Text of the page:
# Blog Archives

## Faster Multivariate Normal densities with RcppArmadillo and OpenMP

July 13, 2013
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The Multivariate Normal density function is used frequently in a number of problems. Especially for MCMC problems, fast evaluation is important. Multivariate Normal Likelihoods, Priors and mixtures of Multivariate Normals require numerous evaluations, thus speed of computation is vital. We show a twofold increase in speed by using RcppArmadillo, and some extra gain by using OpenMP. This project is based...

## Sobol Sensitivity Analysis

June 10, 2013
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Sensitivity analysis is the task of evaluating the sensitivity of a model output Y to input variables (X1,…,Xp). Quite often, it is assumed that this output is related to the input through a known function f :Y= f(X1,…,Xp). Sobol indices are generalizing the coefficient of the coefficient of determination in regression. The ith first order indice is the proportion of...

## Using RcppProgress to control the long computations in C++

May 16, 2013
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Usually you write c++ code with R when you want to speedup some calculations. Depending on the parameters, and especially during the development, it is difficult to anticipate the execution time of your computation, so that you do not know if you have to wait for 1 minute or hours. RcppProgress is a tool to help you monitor the...

## An accept-reject sampler using RcppArmadillo::sample()

May 8, 2013
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The recently added RcppArmadillo::sample() functionality provides the same algorithm used in R’s sample() to Rcpp-level code. Because R’s own sample() is written in C with minimal work done in R, writing a wrapper around RcppArmadillo::sample() to then call in R won’t get you much of a performance boost. However, if you need to repeatedly call sample(), then calling a...

## Using the RcppArmadillo-based Implementation of R’s sample()

April 12, 2013
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Overview and Motivation All of R’s (r*, p*, q*, d*) distribution functions are available in C++ via the R API. R is written in C, and the R API has no concept of a vector (at least not in the STL sense). Consequently, R’s sample() function can’t just be exported via the R API, despite its importance and usefulness....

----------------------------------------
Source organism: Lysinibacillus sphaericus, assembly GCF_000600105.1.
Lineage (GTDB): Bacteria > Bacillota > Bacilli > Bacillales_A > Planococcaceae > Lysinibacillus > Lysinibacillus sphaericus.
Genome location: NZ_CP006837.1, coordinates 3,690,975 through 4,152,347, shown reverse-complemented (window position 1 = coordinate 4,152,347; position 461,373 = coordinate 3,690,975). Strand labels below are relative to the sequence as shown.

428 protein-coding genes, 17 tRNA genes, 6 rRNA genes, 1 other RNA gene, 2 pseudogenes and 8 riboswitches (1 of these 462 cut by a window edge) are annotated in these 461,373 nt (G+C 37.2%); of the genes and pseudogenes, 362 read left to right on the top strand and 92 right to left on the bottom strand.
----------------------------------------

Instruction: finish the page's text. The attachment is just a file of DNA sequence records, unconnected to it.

## Dynamic Wrapping and Recursion with Rcpp

April 8, 2013
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We can leverage small parts of the R’s C API in order to infer the type of objects directly at the run-time of a function call, and use this information to dynamically wrap objects as needed. We’ll also present an example of recursing through a list. To get a basic familiarity with the main functions exported from R API, I...

## Using bigmemory with Rcpp

March 14, 2013
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The bigmemory package allows users to create matrices that are stored on disk, rather than in RAM. When an element is needed, it is read from the disk and cached in RAM. These objects can be much larger than native R matrices. Objects stored as such larger-than-RAM matrices are defined in the big.matrix class and they are designed...

## Generating a multivariate gaussian distribution using RcppArmadillo

March 12, 2013
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There are many ways to simulate a multivariate gaussian distribution assuming that you can simulate from independent univariate normal distributions. One of the most popular method is based on the Cholesky decomposition. Let’s see how Rcpp and Armadillo perform on this task. #include <RcppArmadillo.h> // ] using namespace Rcpp; // ] arma::mat mvrnormArma(int n, arma::vec mu, arma::mat sigma) { int ncols...

## Using Rcpp with Boost.Regex for regular expression

March 1, 2013
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Gabor asked about Rcpp use with regular expression libraries. This post shows a very simple example, based onone of the Boost.RegEx examples. We need to set linker options. This can be as simple as Sys.setenv("PKG_LIBS"="-lboost_regex") With that, the following example can be built: // cf www.boost.org/doc/libs/1_53_0/libs/regex/example/snippets/credit_card_example.cpp #include <Rcpp.h> #include <string> #include <boost/regex.hpp> bool validate_card_format(const std::string& s) { static const boost::regex e("(\\d{4}){3}\\d{4}"); ...

## Fast factor generation with Rcpp

February 27, 2013
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Recall that factors are really just integer vectors with ‘levels’, i.e., character labels that get mapped to each integer in the vector. How can we take an arbitrary character, integer, numeric, or logical vector and coerce it to a factor with Rcpp? It’s actually quite easy with Rcpp sugar: #include <Rcpp.h> using namespace Rcpp; template <int RTYPE> IntegerVector fast_factor_template( const Vector<RTYPE>& x )...